Spilled Popsicle


At sixteen, I got my first golden ring,

The reality of my situation was enough to tap onto the outer providence of my brain.

It never occurred to me that I was growing up.

Being the eldest required the excuse of having the most responsibility.

Lazy guardians brokered the idea that nothing was ever flawed in the older teachings catering to how to raise your child.

Impostors suddenly came into my world and implanted themselves among the rooted and conveyed their importance with false promises.


Winter came and left without a fight, pouring into the sunlight and mixed feelings.

A teenage dream isn't the experience Boy meets world  claimed to be.

My childhood ended when I stopped being upset over the popsicle that I spilled on the ground,

It ended when I stopped having time for my imaginary relationships between my barbies and cleaned the house instead.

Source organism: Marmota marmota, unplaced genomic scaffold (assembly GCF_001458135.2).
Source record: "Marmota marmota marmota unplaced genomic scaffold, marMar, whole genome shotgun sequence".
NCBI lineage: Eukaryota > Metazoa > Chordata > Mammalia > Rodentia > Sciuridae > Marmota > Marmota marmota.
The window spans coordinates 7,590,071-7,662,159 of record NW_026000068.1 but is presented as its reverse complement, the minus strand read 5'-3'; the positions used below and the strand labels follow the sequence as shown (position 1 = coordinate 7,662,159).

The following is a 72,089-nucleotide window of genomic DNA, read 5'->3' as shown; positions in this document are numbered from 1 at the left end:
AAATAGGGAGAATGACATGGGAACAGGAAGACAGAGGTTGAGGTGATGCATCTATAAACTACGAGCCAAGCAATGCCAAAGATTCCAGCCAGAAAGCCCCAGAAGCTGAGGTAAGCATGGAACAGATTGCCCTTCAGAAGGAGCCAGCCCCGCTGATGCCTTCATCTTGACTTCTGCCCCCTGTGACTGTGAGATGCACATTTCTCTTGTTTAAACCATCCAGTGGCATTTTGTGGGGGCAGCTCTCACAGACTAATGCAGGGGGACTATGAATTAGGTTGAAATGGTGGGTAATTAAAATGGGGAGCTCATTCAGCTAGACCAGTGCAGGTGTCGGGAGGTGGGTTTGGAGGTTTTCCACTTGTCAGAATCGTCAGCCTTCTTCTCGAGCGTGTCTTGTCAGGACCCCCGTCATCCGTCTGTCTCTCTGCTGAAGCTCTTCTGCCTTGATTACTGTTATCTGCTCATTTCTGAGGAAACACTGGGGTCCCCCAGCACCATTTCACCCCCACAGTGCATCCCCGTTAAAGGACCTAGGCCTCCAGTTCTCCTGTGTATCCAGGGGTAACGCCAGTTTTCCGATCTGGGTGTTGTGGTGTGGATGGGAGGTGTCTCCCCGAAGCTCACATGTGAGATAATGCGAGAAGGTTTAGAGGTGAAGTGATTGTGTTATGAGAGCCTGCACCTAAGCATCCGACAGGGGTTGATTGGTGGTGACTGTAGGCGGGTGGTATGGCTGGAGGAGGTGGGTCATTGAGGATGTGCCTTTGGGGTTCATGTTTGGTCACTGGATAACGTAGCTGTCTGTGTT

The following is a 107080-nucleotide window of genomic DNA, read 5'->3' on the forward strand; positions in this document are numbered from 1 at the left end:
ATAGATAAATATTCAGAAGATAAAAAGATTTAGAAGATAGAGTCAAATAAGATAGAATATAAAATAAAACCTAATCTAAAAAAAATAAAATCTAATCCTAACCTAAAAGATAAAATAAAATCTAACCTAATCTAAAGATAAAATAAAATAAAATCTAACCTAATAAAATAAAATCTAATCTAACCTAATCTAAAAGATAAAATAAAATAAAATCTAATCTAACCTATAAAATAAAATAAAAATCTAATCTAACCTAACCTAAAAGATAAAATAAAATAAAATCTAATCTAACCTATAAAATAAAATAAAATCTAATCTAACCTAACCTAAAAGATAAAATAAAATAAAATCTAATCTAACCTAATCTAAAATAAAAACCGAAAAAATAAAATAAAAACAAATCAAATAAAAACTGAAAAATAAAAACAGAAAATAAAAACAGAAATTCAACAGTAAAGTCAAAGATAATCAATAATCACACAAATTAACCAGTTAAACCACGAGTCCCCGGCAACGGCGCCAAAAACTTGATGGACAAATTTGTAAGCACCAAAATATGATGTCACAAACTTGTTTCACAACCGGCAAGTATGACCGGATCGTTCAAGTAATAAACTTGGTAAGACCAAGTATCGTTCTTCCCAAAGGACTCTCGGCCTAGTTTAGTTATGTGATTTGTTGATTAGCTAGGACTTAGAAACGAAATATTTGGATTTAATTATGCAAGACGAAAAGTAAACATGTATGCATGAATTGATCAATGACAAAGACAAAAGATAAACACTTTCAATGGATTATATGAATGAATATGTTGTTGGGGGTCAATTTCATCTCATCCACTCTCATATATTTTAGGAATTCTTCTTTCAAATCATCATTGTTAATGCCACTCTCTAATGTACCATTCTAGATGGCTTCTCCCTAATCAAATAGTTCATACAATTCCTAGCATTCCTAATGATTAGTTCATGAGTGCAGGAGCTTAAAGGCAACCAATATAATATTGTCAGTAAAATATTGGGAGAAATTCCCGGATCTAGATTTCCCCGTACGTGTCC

When I was seven I had a tire swing in the front yard, I didn't know about the problems between my parents or the hatred my mother held for my grandparents.

The most realistic part, was when my mom decided she wouldn't be a mother to two out of three of her children.

That was the moment I stopped missing being a child.

I wanted to give into the resources of the outside world, drown in something other than my depression medications.


Birdwatching still holds no appeal to me, maybe there is hope for me yet.

Small blessings catered me along the way, smitten with the curves of adult life.

Old in my knowledge, but young in my hope.


This poem is about: 
My family


Additional Resources

Get AI Feedback on your poem

Interested in feedback on your poem? Try our AI Feedback tool.


If You Need Support

If you ever need help or support, we trust CrisisTextline.org for people dealing with depression. Text HOME to 741741